The front-month crude contract dropped 0.8% Feb. 7 in the New York market as the Euro-zone economic crisis again came to the fore. Natural gas fell 3.9% on a bearish inventory report.
Both oil and gas prices were up in early trading Feb. 8 as snow began to fall in the Northeast US ahead of a “possibly historic blizzard” this weekend. Many public schools were closed and some 3,700 commercial airline flights were canceled, although the heaviest snowfall is predicted overnight and into Feb. 9.
“After some initial upside, oil markets started to move lower [Feb. 7] as the dollar strengthened, particularly against the euro after [European Central Bank President Mario] Draghi warned about the growth hampering potential of a strong euro,” said Marc Ground at Standard New York Securities Inc., the Standard Bank Group.
However, he reported, “Heightened geopolitical tensions after Iran rebuffed US overtures concerning talks around Iran’s nuclear enrichment program saw Brent stage a recovery, leaving West Texas Intermediate behind, as the US benchmark was unable to shake off concerns over the glut at Cushing, Okla., (the delivery point for the WTI contract) after it has emerged recently that capacity of the expanded Seaway Pipeline will be limited until later this year. The Iranian authorities announced yesterday that they would not entertain having direct talks with the US [as offered by US Vice President Joseph R. Biden Jr.] while subject to sanctions.”
Geopolitical concerns “drove the wedge between WTI and Brent deeper.” Ground said, “The spread between the two benchmarks closed at $21.41/bbl, the highest we’ve seen since mid-December before Seaway Pipeline optimism started to steadily eat away at the spread.”
Ground said, “Strong trade data out of China has also bolstered confidence in the global demand outlook for crude oil. China’s trade performance was stronger than expected in January. The surplus came through at $29.15 billion, with exports rising 25% and imports 28.8%; both well above consensus expectations. Exports to the European Union rose an annual 5.2%, which is the biggest rise in 13 months while the 14.5% rise to the US was the strongest in 10 months. Net oil imports rose to 5.88 million b/d, the highest we’ve seen since May.”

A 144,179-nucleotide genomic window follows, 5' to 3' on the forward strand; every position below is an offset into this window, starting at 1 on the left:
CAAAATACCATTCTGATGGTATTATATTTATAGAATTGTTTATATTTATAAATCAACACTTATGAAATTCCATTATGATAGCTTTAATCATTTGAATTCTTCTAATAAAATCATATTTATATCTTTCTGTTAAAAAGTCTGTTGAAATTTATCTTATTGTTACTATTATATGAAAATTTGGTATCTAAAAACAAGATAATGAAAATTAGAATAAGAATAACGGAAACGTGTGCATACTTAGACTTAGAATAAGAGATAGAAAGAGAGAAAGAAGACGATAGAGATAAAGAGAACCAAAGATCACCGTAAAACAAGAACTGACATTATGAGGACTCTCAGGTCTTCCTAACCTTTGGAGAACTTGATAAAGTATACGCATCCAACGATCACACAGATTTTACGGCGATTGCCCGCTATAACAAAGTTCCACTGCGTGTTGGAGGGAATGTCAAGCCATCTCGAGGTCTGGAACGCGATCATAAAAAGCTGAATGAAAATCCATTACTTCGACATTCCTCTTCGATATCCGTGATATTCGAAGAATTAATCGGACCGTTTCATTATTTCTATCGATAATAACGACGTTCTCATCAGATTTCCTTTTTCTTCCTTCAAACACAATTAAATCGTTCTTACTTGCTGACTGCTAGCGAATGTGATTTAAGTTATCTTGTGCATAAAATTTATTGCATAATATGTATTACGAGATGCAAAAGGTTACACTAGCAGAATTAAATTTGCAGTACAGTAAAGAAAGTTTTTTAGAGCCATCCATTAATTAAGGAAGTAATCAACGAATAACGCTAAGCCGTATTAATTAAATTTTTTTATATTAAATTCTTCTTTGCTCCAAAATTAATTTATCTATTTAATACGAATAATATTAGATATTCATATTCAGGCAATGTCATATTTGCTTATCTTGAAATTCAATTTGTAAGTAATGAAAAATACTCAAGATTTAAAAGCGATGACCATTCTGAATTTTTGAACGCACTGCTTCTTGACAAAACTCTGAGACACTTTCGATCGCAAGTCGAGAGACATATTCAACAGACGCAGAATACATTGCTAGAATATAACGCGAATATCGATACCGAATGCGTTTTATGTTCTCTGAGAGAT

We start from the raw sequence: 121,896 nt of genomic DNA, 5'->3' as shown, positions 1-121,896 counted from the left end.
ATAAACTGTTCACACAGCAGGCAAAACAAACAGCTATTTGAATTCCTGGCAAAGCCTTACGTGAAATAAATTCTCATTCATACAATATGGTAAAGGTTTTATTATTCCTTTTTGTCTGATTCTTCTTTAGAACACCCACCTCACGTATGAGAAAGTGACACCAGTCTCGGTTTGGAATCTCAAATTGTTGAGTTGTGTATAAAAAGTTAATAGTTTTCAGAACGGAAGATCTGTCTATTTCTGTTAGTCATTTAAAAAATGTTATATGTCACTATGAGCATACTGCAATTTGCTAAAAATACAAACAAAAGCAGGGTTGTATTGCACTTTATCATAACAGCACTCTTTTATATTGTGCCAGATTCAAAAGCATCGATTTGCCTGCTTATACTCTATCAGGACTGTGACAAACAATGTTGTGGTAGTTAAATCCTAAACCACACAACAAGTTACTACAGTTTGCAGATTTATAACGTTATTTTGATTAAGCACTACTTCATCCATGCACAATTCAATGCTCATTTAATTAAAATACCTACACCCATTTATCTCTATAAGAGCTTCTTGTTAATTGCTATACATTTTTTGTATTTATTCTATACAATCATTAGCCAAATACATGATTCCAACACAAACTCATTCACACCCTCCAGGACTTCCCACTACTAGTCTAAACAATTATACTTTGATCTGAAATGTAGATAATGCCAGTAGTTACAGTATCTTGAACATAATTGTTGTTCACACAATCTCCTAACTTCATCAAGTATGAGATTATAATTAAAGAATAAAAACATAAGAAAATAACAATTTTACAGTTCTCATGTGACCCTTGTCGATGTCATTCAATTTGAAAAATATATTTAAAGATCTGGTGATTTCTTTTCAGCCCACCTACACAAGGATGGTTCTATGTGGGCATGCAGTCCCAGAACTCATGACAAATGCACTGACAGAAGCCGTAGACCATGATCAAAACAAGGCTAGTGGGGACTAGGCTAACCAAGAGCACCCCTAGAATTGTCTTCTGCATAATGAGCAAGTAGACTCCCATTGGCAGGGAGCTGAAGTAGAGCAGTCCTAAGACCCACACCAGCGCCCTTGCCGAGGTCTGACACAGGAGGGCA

It was reported Feb. 8 EU leaders after 2 days of negotiations agreed to a €960 billion ($1.3 trillion) budget, a major reduction from the previous proposal and the first budget decrease in the union's history. The EU Parliament must approve the deal, and many of its members oppose a drastic reduction.
The Energy Information Administration reported the withdrawal of 118 bcf of natural gas from US underground storage in the week ended Feb. 1, less than Wall Street’s consensus for a pull of 125 bcf. That reduced gas in storage to 2.684 tcf, down 226 bcf from the comparable period in 2012 but 351 bcf above the 5-year average (OGJ Online, Feb. 7, 2013).
Analysts in the Houston office of Raymond James & Associates Inc. reported, “Excluding weather-related demand, this week there was 300 MMcfd more natural gas added to storage than this time last year, and we have averaged 1.5 bcfd tighter over the past 4 weeks. With another warmer-than-normal winter heating season, the gas markets have weakened, realizing that prices need to stay low enough to help improve demand.”
RJA analysts note next week's forecast suggests a return to more normal weather pattern, and they “expect incrementally smaller withdrawals from here on out as we have passed the typical peak withdrawal period.”
The March contract for benchmark US light, sweet crudes fell 79¢ to $95.83/bbl Feb. 7 on the New York Mercantile Exchange. The April contract dropped 74¢ to $96.35/bbl. On the US spot market, WTI at Cushing was down 79¢ to $95.83/bbl.
Heating oil for March delivery rebound 1.37¢ to $3.20/gal on NYMEX. Reformulated stock for oxygenate blending for the same month, however, lost 3.98¢ to $3/gal.
The March natural gas contract tumbled 13.3¢ to $3.29/MMbtu on NYMEX. On the US spot market, gas at Henry Hub, La., dipped 0.3¢ but closed virtually unchanged at a rounded $3.38/MMbtu.
In London, the March IPE contract for North Sea Brent climbed 51¢ to $117.24/bbl.
Gas oil for February gained $2.75 to $1,014.50/tonne.
The average price for the Organization of Petroleum Exporting Countries’ basket of 12 benchmark crudes continued to rise, up 57¢ to $113.67/bbl.
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